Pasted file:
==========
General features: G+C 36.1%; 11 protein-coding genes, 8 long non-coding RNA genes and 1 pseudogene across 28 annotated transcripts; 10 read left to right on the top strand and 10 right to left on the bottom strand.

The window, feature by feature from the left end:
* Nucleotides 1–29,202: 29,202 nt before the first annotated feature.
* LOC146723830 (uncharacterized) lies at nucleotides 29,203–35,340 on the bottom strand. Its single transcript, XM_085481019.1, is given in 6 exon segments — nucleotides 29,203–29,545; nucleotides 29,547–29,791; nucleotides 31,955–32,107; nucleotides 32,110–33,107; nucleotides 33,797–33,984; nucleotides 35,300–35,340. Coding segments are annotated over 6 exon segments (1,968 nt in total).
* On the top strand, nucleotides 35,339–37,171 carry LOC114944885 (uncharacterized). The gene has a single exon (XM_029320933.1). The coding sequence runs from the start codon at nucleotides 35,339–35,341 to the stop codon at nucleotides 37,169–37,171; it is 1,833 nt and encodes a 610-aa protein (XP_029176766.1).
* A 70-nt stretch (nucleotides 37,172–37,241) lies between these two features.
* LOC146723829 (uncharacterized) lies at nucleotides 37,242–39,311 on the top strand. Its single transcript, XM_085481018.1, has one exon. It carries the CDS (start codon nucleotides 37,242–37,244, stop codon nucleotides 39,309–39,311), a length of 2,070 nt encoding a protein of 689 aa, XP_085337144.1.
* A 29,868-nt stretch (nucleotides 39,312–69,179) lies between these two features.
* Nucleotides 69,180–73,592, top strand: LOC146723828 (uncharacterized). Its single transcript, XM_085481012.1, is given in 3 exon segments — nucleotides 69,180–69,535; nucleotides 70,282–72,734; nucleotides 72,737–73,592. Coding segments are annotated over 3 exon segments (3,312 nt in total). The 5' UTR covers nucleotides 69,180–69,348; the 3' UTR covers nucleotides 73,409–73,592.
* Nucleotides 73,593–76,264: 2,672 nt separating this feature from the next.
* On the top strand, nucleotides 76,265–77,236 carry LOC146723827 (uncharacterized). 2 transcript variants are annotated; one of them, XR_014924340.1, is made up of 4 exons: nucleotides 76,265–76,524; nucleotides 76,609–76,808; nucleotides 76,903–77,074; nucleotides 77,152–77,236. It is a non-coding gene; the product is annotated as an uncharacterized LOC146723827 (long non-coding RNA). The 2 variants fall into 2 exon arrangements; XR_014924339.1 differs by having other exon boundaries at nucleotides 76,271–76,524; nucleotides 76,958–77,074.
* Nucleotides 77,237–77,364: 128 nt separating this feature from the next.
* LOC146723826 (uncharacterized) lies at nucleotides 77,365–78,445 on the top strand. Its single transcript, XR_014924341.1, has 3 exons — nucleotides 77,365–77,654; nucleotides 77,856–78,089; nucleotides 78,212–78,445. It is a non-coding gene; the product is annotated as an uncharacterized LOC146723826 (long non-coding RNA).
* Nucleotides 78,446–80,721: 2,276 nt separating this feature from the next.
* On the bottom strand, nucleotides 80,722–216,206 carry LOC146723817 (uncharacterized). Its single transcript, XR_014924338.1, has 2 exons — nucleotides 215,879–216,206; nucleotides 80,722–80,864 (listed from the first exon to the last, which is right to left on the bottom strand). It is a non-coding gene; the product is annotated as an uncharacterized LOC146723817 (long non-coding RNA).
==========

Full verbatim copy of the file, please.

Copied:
General features: G+C 36.1%; 11 protein-coding genes, 8 long non-coding RNA genes and 1 pseudogene across 28 annotated transcripts; 10 read left to right on the top strand and 10 right to left on the bottom strand.

The window, feature by feature from the left end:
* Nucleotides 1–29,202: 29,202 nt before the first annotated feature.
* LOC146723830 (uncharacterized) lies at nucleotides 29,203–35,340 on the bottom strand. Its single transcript, XM_085481019.1, is given in 6 exon segments — nucleotides 29,203–29,545; nucleotides 29,547–29,791; nucleotides 31,955–32,107; nucleotides 32,110–33,107; nucleotides 33,797–33,984; nucleotides 35,300–35,340. Coding segments are annotated over 6 exon segments (1,968 nt in total).
* On the top strand, nucleotides 35,339–37,171 carry LOC114944885 (uncharacterized). The gene has a single exon (XM_029320933.1). The coding sequence runs from the start codon at nucleotides 35,339–35,341 to the stop codon at nucleotides 37,169–37,171; it is 1,833 nt and encodes a 610-aa protein (XP_029176766.1).
* A 70-nt stretch (nucleotides 37,172–37,241) lies between these two features.
* LOC146723829 (uncharacterized) lies at nucleotides 37,242–39,311 on the top strand. Its single transcript, XM_085481018.1, has one exon. It carries the CDS (start codon nucleotides 37,242–37,244, stop codon nucleotides 39,309–39,311), a length of 2,070 nt encoding a protein of 689 aa, XP_085337144.1.
* A 29,868-nt stretch (nucleotides 39,312–69,179) lies between these two features.
* Nucleotides 69,180–73,592, top strand: LOC146723828 (uncharacterized). Its single transcript, XM_085481012.1, is given in 3 exon segments — nucleotides 69,180–69,535; nucleotides 70,282–72,734; nucleotides 72,737–73,592. Coding segments are annotated over 3 exon segments (3,312 nt in total). The 5' UTR covers nucleotides 69,180–69,348; the 3' UTR covers nucleotides 73,409–73,592.
* Nucleotides 73,593–76,264: 2,672 nt separating this feature from the next.
* On the top strand, nucleotides 76,265–77,236 carry LOC146723827 (uncharacterized). 2 transcript variants are annotated; one of them, XR_014924340.1, is made up of 4 exons: nucleotides 76,265–76,524; nucleotides 76,609–76,808; nucleotides 76,903–77,074; nucleotides 77,152–77,236. It is a non-coding gene; the product is annotated as an uncharacterized LOC146723827 (long non-coding RNA). The 2 variants fall into 2 exon arrangements; XR_014924339.1 differs by having other exon boundaries at nucleotides 76,271–76,524; nucleotides 76,958–77,074.
* Nucleotides 77,237–77,364: 128 nt separating this feature from the next.
* LOC146723826 (uncharacterized) lies at nucleotides 77,365–78,445 on the top strand. Its single transcript, XR_014924341.1, has 3 exons — nucleotides 77,365–77,654; nucleotides 77,856–78,089; nucleotides 78,212–78,445. It is a non-coding gene; the product is annotated as an uncharacterized LOC146723826 (long non-coding RNA).
* Nucleotides 78,446–80,721: 2,276 nt separating this feature from the next.
* On the bottom strand, nucleotides 80,722–216,206 carry LOC146723817 (uncharacterized). Its single transcript, XR_014924338.1, has 2 exons — nucleotides 215,879–216,206; nucleotides 80,722–80,864 (listed from the first exon to the last, which is right to left on the bottom strand). It is a non-coding gene; the product is annotated as an uncharacterized LOC146723817 (long non-coding RNA).